“Back in 2015, we took the decision to strategically focus on the North American market after we identified a surge in funding for early stage biotech companies, which are exactly the type of drug development company that are best suited to seek our manufacturing scale and specialist capabilities.”

“As expected, our expertise in filling biologic and small molecule products, combined with our ability to offer rapid access to sterile manufacturing slots, has been very well received by pre-clinical and phase I-II biotech and pharma companies, which has helped to fuel our steady growth.”

“Since strengthening our US-focused personnel and developing our relationships with networks like ISPE and MassBio, we have significantly grown our US client base, which is projected to account for around half of our revenues in 2017. Opening the office on the US East Coast has added to the success of the company’s growth strategy.”

For the last 12 months, Symbiosis has grown revenues by 40% and has also continued to recruit steadily, increasing staff by 30% to meet demand for its aseptic fill/finish service.

MacKay said: “At a macro level, demand for biologic and highly potent products is likely being driven by the increased emphasis on the development of treatments for small patient populations in the case of orphan indications, new oncology products requiring containment capabilities and novel tailored personalised medicines.”

“Those kind of products require specific GMP manufacturing skills for the small-scale production of sterile batches for clinical trials, hence the clear uptake in demand for what we do at Symbiosis.”

SOURCE: www.manufacturingchemist.com/news

Eurofins makes £4 million investment in new Scottish facility

Wax Selection – Leaders in Pharma, Biotech & MedTech Recruitment

Eurofins Scientific, a specialist in bioanalytical testing, has opened a new pharmaceutical chemistry and microbiology facility in Livingston, Scotland, following a £4 million investment.

The 5800 m2 facility will become one of the largest dedicated testing sites of its kind in the UK and the biopharmaceutical product testing (BPT) UK business, plans to double employee numbers in the next five years.

The new facility will allow the BPT business to expand its finished product and raw materials testing, and increase capacity to deal with higher volumes.

A greater number of technical specialists will also be available to work on method development and validation.

GMP microbiology contract testing will be a focus, alongside elemental impurity testing, which has benefited from the purchase of new equipment to enhance the capability of inductively coupled plasma mass spectrometry (ICP-MS) testing, enabling the company to meet growing demand for this service.

Eurofins will also invest in more high-performance liquid chromatography equipment, increasing its capacity by 40%.

Alison Clayton, General Manager, said the Livingston site would be one of the largest of all the Eurofins UK sites, which form part of a network of laboratories working together across the UK, Ireland and Europe.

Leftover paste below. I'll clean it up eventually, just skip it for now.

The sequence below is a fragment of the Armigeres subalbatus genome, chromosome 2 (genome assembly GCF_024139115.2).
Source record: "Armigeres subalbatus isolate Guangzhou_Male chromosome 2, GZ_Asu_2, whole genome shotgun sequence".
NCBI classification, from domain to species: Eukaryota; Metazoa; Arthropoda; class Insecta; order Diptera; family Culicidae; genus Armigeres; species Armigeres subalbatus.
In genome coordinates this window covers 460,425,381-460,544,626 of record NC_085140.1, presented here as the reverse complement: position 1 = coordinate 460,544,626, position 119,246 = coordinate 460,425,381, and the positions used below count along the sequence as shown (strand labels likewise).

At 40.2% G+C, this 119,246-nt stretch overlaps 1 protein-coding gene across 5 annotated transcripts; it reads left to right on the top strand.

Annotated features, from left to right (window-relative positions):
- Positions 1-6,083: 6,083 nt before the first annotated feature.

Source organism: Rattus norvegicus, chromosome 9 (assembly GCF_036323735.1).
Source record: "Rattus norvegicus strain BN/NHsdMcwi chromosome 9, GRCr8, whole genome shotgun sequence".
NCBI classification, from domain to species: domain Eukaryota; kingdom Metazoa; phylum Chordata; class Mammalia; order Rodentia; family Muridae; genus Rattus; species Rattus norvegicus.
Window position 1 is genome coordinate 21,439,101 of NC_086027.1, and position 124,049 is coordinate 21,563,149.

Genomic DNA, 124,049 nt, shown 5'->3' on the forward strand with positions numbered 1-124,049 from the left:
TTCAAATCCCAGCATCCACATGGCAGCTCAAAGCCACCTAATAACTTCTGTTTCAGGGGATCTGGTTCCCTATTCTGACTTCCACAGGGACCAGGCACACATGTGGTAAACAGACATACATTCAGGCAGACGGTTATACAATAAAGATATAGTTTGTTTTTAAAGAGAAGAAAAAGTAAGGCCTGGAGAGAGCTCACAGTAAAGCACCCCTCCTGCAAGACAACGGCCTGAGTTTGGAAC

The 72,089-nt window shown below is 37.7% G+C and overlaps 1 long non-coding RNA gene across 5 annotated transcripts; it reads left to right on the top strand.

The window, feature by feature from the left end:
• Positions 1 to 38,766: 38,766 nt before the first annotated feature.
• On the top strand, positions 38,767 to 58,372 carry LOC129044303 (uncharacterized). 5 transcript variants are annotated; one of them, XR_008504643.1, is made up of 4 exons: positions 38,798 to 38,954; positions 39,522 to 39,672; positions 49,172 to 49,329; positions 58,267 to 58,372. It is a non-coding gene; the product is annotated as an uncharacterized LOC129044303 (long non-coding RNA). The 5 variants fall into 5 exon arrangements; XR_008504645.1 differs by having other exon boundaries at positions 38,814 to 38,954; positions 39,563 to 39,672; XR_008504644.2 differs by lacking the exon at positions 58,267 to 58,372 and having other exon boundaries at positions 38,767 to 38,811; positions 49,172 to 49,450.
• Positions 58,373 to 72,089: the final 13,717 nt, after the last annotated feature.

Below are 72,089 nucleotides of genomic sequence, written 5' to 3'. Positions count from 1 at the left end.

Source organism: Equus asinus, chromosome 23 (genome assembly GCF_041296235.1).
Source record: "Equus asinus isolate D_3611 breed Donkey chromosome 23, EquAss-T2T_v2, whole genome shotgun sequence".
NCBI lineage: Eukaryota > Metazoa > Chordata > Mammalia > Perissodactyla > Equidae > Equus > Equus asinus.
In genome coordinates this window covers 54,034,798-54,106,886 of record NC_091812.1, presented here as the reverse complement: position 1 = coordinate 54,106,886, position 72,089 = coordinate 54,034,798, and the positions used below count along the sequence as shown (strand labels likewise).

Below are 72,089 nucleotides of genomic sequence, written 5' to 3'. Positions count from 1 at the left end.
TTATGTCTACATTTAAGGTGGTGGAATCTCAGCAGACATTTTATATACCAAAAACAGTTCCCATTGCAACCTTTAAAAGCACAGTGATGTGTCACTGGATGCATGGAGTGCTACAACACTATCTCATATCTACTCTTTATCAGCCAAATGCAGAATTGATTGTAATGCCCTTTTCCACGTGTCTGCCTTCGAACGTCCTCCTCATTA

“The large investment in the facility will position the company in the best place to attract new customers thanks to greatly increased capacity and is in line with Eurofins’ intent to attract significant future growth and development opportunities,” she said.

Eurofins BPT UK business will move from its current site in Newbridge, Edinburgh. The Livingston facility will also house new laboratories for Eurofins’ water testing business.

The investment follows Eurofins’ acquisition of Exova’s pharmaceutical, food and water testing business in the UK and Ireland in July 2016, and the subsequent purchase of ILS’s pharmaceutical business in October 2016.

Eurofins BPT UK’s work is critical to drug development compliance testing prior to products being released to market. The company is a crucial part of the supply chain in facilitating the release of products and ultimately benefiting patient health.

The business is part of Eurofins Scientific, an international life sciences company, which provides a unique range of analytical testing services to clients across multiple industries worldwide.

SOURCE: www.manufacturingchemist.com/news

AZ tops annual R&D spend in UK, Roche is greatest pharma spender worldwide

Wax Selection – Leaders in Pharma, Biotech & MedTech Recruitment

New findings of a report by PwC have revealed the biggest spenders in R&D worldwide as global spending hits $700 billion, with Roche coming out on top within the pharmaceutical industry with a total expenditure of $11.4 billion in 2017, a 14% increase on the previous year which brought in a huge 21.9% of its total income.

Even with these impressive figures, the company made it only to seventh on the global list, beaten by the likes of Samsung, Intel and Alphabet, while Amazon topped the chart with a massive $16.1 billion injected into research – a 28% increase over 2016 and responsible for almost 12% of the firm’s total revenue.

Elsewhere in the global top ten were MSD with $10.1 billion which drew around a quarter of the firm’s income after an increase in investment of 51% over 2016 – far and away the most in the top 20 – and Novartis, which made $9.6 billion with a tiny 0.6% increase in spending.

In the UK, the pharmaceutical industry was far more dominant when it came to R&D spend, with AstraZeneca topping the list with $5.9 billion, followed by GlaxoSmithKline with $4.5 billion – the only pharma companies to make the top ten in the region.